The Mohawk Forest program takes Williams students most weekday afternoons (3-5pm) to Mohawk Forest, an affordable housing community in North Adams. At the Mohawk Forest Community Center, we help children on their homework, play games, make crafts, and serve as mentors for the kids. It is a great opportunity to get out of the “purple bubble” and interact with children and teens in the community who really benefit from having positive role models in their lives.  For more information, contact the student leaders or the Center for Learning in Action at [email protected].

Reclaim Childhood

Student Leaders: Annie Vanagenen ([email protected]), Allie Holle ([email protected]), Kara Sperry ([email protected]), Julia Diaz ([email protected]), Katherine Rosen ([email protected])
Faculty/Staff Adviser: Christi Kelsey ([email protected])
Meeting Time/Place: Sundays, Paresky

Reclaim Childhood is a non-profit organization based in Amman, Jordan that seeks to empower refugee girls and local women through sport and play. Reclaim Childhood operates regular after-school sports leagues and a month-long summer camp for girls ages 6 – 18, and coaching clinics for local adult women. On campus, we try to devise creative ways to raise money for the organization through dining hall dinners, athletics, and other events. With the money we raise, we send it to the organization which in turn purchases athletic equipment for the girls, as well as funds the summer camps for them. In addition to working during the school year, some of our members have spent their summers in Jordan working as camp counselors at these camps.

The Inside-Out Course and Positive Pathways Partnership (P3)

The Inside Out Course and Positive Pathways Partnership are programs run with the Berkshire County Jail and House of Correction in nearby Pittsfield, Massachusetts.

The Inside Out Course follows the Inside Out Program model developed at Temple University.  In this model, the course consists of an equal number of college students and inmates learning alongside one another in a seminar taught by a college instructor at the correctional institution. A major goal of the course is to facilitate dialogue across difference,  potentially developing transformative learning experiences for participants.  The program at Williams, begun in 2013 with a course taught by Professor Christian Thorne, was initiated by Gaudino Scholar Magnus Bernhardsson as part of the “Danger Initiative.”  It continues now under the guidance of a faculty advisory team (Professors Keith McPartland, Christian Thorne, Jim Nolan, and Kris Kirby) with administration and financial support from the Center for Learning in Action. For more information on the course, contact CLiA Director Dr. Paula Consolini ([email protected]).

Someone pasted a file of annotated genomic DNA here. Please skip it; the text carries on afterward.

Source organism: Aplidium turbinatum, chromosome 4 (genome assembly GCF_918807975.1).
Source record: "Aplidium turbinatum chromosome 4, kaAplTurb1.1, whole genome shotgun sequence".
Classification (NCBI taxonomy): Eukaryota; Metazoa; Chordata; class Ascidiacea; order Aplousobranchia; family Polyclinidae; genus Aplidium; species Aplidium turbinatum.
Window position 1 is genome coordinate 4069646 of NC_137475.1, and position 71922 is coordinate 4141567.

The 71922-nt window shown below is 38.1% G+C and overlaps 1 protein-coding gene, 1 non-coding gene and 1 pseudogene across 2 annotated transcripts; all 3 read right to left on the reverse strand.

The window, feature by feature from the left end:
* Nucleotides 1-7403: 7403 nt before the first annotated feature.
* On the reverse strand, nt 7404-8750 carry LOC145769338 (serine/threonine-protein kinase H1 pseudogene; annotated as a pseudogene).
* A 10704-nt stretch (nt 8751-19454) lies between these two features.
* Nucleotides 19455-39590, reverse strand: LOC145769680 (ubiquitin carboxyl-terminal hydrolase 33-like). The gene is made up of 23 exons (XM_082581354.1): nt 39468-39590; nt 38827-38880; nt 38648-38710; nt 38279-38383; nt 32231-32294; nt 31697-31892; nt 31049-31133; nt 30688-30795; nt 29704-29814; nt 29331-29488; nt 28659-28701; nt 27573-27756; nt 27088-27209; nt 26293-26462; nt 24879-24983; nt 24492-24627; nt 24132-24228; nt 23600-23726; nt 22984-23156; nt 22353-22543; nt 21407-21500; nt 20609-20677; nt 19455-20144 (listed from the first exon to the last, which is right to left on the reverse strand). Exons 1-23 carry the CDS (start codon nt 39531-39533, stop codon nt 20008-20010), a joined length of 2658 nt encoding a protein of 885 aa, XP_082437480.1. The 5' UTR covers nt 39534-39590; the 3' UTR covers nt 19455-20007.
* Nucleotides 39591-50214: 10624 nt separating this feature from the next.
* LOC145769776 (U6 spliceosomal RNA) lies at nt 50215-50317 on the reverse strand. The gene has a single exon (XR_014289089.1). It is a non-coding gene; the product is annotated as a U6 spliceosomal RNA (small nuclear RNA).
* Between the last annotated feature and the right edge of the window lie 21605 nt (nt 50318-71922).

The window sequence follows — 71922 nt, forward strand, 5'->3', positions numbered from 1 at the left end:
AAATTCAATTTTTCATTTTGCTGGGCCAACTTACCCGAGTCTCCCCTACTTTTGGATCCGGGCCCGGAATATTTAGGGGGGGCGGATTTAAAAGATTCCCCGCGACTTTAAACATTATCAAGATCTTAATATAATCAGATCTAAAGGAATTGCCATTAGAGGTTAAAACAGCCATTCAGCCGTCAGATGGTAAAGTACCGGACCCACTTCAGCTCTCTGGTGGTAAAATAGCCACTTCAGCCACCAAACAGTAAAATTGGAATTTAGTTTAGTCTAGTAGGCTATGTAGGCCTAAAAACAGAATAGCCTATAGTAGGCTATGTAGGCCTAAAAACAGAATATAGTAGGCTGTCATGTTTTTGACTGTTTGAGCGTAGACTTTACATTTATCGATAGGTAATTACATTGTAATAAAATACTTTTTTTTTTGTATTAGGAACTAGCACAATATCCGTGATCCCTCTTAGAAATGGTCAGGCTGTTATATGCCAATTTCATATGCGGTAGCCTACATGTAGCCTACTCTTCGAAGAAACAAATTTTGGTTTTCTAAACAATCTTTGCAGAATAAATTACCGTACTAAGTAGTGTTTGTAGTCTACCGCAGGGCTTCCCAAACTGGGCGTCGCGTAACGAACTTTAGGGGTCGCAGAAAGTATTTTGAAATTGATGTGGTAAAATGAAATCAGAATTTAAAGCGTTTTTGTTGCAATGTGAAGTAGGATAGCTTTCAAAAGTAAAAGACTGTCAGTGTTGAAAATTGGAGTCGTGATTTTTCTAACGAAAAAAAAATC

The Positive Pathways Partnership (P3) with the Berkshire County Sheriff’s Office, begun in 2015, supports educational access for those formerly or currently incarcerated in the Berkshire County House of Correction (BCHOC). In fall 2016, when several Williams students attended an orientation and tour of the facility in Pittsfield, some were taken aback by the new environment they had been invited to tutor in. Still, they were inspired to serve by a recognition of the importance of P3’s mission.

From December 2016 to April 2017, Omar Kawam ’20, Diana Sanchez ’17, and Timothy Suh ’18, drove weekly to the 2nd St. Reentry Office in Pittsfield where they taught a recently released individual Writing, Reading, and Math to pass his HiSET exam. Under the supervision of BCHoC staff, tutoring continued through the summer of 2017 in the Pittsfield correctional facility as two inmates sought to work towards their diplomas.

In addition to the tutoring, a small group of Williams students led by Ted McNally ’20, launched a weekly book discussion group at the BCHoC in the Spring of 2017. Within a few years, inmate participation has grown to as many as 16. Williams students facilitate the discussion of books and short stories chosen by the group as a whole. Maus, Legends of the Fall, and Love and War in California have been among the books read and discussed together.

The tutoring and book discussion group initiatives have grown substantially with the addition of another early evening (5:30-7pm) of tutoring to the Thursday slot and more students volunteering to help facilitate the Friday evening book discussions. After additional recruitment to better serve the tutoring needs both in and outside the jail, Dr. Laura Muller, Williams’ Director of Quantitative Skills Programs and Peer Support, helped the tutors develop tutoring syllabi and a communication system that helps them work more effectively individually and as a team.

Even as tutoring and mentoring in this setting may be out of some people’s comfort zone, Williams students and inmates alike are grateful for the rewarding shared learning experiences. Along with the regularly taught Inside-Out Williams course, P3 strives to strengthen relations between the two institutions and offer a larger number of individuals hope in the possibility of new beginnings.

For more information, please contact Sharif Rosen ([email protected]).

Williams Homeless Outreach

Student Leaders: Julia Cheng ([email protected]), Aaron Maruzzo ([email protected]), Aaron Goldstein ([email protected])
Faculty/Staff Adviser: Paula Consolini ([email protected]), Jingyi Liu ’14
Meeting Time/Place: Biweekly Mondays 5pm, Paresky 112

Williams Homeless Outreach (WHO) is dedicated to raising campus awareness and enacting systemic change regarding the issues of homelessness and economic disparity, especially as they pertain to the local families of rural Massachusetts. Our club meets biweekly to collaboratively create student-led, philanthropic initiatives that are determined by the interests of the current members of WHO. Additionally, we provide a platform for volunteerism at local non-profits such as, but not limited to, Horizons for Homeless Children, Berkshire Food Project and the Friendship Center Food Pantry.

Facebook
WHO Facebook Page

WHO Intro PowerPoint (PPTX)

WRAPS

Student Leader(s): Marco Vallejos
Faculty/Staff Adviser: Colin Ovitsky
Meeting Time/Place: Paresky kitchen

WRAPS (Williams Recovery of All Perishable Surplus) packages leftover dining hall food into individual meals made up of a grain, protein, and vegetable. We freeze these meals before delivering them on Fridays to our community partners in North Adams.

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FRN/WRAPS Facebook Page